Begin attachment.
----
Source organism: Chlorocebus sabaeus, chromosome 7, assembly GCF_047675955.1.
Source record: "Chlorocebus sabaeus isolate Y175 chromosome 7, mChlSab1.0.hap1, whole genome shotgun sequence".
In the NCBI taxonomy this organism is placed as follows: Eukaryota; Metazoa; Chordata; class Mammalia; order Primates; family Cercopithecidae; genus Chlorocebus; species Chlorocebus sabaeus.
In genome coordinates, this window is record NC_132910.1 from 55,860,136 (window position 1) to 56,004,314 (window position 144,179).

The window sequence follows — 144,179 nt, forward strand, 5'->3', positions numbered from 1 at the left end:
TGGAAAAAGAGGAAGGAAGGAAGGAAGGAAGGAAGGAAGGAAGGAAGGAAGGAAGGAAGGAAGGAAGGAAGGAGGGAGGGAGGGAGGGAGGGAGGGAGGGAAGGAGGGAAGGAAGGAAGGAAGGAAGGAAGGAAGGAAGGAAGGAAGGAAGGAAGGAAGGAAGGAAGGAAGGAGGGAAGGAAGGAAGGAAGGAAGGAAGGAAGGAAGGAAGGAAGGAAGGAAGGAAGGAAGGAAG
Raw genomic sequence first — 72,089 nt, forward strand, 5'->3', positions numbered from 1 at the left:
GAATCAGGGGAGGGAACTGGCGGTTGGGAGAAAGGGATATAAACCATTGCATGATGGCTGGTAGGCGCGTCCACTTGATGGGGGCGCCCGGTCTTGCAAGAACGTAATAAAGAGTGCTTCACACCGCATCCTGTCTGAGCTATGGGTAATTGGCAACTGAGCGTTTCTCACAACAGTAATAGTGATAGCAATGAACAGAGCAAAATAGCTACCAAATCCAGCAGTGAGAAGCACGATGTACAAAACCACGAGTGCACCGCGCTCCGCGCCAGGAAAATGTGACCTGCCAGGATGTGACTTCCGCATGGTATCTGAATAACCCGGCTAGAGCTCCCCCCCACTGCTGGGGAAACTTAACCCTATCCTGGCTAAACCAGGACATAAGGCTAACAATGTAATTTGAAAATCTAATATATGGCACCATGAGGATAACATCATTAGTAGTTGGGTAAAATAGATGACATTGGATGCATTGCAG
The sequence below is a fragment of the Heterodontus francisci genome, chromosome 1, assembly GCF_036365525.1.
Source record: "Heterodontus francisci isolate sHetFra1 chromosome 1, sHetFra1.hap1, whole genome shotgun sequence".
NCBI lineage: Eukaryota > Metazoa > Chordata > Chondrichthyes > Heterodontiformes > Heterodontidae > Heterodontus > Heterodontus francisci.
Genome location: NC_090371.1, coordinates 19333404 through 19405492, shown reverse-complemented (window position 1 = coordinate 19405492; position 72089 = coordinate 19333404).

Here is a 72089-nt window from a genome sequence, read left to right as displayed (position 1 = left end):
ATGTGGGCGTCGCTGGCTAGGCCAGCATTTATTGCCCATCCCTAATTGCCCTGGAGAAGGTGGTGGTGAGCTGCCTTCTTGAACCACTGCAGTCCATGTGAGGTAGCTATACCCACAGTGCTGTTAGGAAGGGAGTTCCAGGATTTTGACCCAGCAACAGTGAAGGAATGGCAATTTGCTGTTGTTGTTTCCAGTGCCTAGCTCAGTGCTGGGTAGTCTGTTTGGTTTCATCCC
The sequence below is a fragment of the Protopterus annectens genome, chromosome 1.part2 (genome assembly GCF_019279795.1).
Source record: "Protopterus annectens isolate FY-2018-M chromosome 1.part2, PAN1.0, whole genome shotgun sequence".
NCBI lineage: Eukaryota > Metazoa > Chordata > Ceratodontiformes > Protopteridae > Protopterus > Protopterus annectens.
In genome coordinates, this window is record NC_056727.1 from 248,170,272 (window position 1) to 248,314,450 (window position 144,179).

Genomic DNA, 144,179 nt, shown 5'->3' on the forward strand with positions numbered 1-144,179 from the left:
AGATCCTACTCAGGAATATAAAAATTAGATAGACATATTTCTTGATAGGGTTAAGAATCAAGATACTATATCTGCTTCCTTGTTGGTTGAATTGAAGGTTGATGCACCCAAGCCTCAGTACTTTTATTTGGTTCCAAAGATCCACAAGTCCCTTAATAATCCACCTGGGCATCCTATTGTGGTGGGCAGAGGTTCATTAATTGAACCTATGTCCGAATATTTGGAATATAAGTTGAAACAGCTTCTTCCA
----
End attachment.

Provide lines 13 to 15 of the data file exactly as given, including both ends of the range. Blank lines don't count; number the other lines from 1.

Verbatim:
Here is a 72089-nt window from a genome sequence, read left to right as displayed (position 1 = left end):
ATGTGGGCGTCGCTGGCTAGGCCAGCATTTATTGCCCATCCCTAATTGCCCTGGAGAAGGTGGTGGTGAGCTGCCTTCTTGAACCACTGCAGTCCATGTGAGGTAGCTATACCCACAGTGCTGTTAGGAAGGGAGTTCCAGGATTTTGACCCAGCAACAGTGAAGGAATGGCAATTTGCTGTTGTTGTTTCCAGTGCCTAGCTCAGTGCTGGGTAGTCTGTTTGGTTTCATCCC
The sequence below is a fragment of the Protopterus annectens genome, chromosome 1.part2 (genome assembly GCF_019279795.1).